Dear Getting a Grip:
You are wise to think carefully about the pre-employment tests you use. There’s a risk, if they are badly designed, of discriminating--or being perceived as discriminating--against a culture or gender. There’s an equally great risk of wasting valuable time and resources if the test does not help predict who would be able to perform the job.
All too often, tests are used because "we’ve always done that," or because a hiring manager took an assessment at a workshop and now wants to know the same information about everyone in the department. While assessments can be useful for understanding others’ style, hiring in the style of such a nosy manager may not be the best choice, and could in fact lead to biased decisions.
To avoid running into problems with your pre-hire testing process, do the following:
Be sure you know what you are testing and that it is relevant to the job requirements. Do a job analysis to be clear about the job demands that will be highlighted.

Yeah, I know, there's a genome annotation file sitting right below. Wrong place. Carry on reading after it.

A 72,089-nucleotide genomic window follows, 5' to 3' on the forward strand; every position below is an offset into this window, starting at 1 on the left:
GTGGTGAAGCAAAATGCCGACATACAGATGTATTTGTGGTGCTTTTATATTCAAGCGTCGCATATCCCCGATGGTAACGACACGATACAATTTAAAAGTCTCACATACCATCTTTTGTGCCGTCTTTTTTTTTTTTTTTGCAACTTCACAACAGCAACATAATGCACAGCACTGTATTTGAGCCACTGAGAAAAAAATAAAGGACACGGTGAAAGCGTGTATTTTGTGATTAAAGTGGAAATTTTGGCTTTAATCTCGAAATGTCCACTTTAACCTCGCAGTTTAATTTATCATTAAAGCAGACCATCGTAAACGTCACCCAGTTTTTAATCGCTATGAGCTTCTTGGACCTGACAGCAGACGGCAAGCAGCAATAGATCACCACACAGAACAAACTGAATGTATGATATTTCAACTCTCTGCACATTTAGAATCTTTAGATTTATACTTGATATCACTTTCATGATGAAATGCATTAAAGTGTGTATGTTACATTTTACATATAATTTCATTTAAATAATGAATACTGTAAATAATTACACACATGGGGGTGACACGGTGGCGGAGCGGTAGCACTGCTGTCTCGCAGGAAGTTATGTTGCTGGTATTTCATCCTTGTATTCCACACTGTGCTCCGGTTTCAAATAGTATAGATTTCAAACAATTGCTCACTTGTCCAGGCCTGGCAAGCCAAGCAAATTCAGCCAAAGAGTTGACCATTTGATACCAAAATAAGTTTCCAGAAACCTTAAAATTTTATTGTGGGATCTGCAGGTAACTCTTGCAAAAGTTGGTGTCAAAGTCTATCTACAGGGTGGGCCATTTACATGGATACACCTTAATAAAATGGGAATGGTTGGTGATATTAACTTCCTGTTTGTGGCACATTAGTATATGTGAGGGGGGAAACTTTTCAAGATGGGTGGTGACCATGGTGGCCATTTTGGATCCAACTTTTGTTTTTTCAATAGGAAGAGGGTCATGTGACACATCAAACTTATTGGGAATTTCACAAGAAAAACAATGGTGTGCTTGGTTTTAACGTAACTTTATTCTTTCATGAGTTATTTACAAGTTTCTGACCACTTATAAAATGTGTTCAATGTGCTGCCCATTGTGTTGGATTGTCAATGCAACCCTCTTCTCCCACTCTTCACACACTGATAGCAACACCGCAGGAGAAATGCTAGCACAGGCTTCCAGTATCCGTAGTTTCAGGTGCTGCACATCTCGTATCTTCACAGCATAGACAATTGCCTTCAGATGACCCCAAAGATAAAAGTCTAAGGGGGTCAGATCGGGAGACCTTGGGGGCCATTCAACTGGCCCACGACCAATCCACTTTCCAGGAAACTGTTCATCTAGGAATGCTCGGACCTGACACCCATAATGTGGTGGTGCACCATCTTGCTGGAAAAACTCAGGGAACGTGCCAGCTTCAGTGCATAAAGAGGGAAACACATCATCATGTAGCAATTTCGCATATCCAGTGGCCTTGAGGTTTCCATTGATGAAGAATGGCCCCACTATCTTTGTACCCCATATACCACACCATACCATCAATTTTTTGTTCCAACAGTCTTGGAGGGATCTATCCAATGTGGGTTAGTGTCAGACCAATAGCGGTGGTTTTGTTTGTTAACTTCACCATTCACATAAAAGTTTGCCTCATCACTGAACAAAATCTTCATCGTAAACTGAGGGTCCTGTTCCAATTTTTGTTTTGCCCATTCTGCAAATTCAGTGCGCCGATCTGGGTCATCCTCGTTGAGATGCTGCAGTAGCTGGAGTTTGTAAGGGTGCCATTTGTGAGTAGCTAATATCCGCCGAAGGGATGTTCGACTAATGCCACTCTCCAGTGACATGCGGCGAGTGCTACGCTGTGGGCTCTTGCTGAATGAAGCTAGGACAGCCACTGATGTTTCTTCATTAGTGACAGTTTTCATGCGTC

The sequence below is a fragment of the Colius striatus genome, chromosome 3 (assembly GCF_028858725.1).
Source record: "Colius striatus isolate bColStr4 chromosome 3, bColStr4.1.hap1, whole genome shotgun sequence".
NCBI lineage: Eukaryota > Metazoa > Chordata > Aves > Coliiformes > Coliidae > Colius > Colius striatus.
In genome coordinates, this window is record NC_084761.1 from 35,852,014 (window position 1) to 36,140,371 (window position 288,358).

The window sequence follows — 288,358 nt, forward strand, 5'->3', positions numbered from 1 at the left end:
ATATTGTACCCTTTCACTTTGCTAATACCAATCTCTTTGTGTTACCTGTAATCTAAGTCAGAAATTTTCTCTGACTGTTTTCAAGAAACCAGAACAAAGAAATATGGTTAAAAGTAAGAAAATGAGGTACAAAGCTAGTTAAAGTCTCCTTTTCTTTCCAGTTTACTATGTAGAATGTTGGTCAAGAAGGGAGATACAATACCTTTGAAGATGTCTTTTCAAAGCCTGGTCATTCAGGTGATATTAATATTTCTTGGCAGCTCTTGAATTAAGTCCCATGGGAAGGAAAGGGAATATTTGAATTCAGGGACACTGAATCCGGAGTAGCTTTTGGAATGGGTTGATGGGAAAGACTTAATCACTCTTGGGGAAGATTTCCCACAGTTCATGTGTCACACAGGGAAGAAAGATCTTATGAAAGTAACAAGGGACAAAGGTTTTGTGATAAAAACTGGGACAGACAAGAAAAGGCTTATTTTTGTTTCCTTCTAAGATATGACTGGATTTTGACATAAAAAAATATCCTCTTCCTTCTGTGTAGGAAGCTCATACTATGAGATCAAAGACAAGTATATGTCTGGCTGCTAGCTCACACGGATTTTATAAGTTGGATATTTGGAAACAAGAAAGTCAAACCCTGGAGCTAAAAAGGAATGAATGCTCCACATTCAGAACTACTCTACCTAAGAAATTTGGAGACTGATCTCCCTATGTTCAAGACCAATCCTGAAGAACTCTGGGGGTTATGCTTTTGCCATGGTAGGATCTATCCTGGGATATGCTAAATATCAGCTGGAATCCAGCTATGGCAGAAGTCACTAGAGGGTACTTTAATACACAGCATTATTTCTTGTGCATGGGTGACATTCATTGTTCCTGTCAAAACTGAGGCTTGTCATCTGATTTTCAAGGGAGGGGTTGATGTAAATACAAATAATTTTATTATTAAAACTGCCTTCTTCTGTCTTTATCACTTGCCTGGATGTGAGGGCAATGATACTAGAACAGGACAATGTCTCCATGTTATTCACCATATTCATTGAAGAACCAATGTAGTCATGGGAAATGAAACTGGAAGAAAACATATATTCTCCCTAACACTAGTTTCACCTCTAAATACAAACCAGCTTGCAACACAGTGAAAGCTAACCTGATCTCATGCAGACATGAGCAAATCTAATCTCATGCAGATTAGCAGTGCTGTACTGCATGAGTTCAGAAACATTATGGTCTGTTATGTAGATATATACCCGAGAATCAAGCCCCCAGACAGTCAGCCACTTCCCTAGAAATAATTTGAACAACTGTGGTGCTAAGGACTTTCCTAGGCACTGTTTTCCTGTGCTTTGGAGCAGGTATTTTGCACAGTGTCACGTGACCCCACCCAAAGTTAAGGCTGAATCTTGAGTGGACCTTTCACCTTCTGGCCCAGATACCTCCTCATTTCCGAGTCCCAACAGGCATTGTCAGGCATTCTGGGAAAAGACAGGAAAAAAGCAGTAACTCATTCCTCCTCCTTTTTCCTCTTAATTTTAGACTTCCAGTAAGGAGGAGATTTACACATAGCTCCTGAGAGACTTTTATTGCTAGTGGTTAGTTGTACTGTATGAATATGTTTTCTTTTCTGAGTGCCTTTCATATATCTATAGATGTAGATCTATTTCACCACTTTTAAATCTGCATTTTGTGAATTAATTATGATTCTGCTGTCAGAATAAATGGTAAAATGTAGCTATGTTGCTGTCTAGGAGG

Use testing early in the process, so if the individual’s scores raise questions, you have a method of following up on those questions.
Work with a reputable test publisher to select a test that is best suited to your purposes, and use the test in accordance with professional guidelines. If you’re unsure what those guidelines are, ask.
Use other selection methods in addition to testing to get a well-rounded view of the candidate. Don’t put all your selection eggs in the testing basket. In general, pre-employment testing should be no more than one-third of your selection process.
Follow up on your testing process to ensure that the test actually predicts high-performers, and that it is not creating adverse impact.
Pre-employment testing has grown in popularity recently, and the science of testing has come a long way. Online testing standardizes the tests and the testing conditions, computerized scoring is fast and enables the easy creation of statistically derived hiring benchmarks, and push-button reporting provides interviewers with follow-up questions to ask when test results don’t match exactly with the desired profile. Carefully choosing your pre-hire selection tools should help you narrow the gap between a poor hiring choice and a well-qualified candidate.
SOURCE: Patsy Svare, managing director, The Chatfield Group, Glenview, Illinois, December 1, 2003.
The information contained in this article is intended to provide useful information on the topic covered, but should not be construed as legal advice or a legal opinion. Also remember that state laws may differ from the federal law.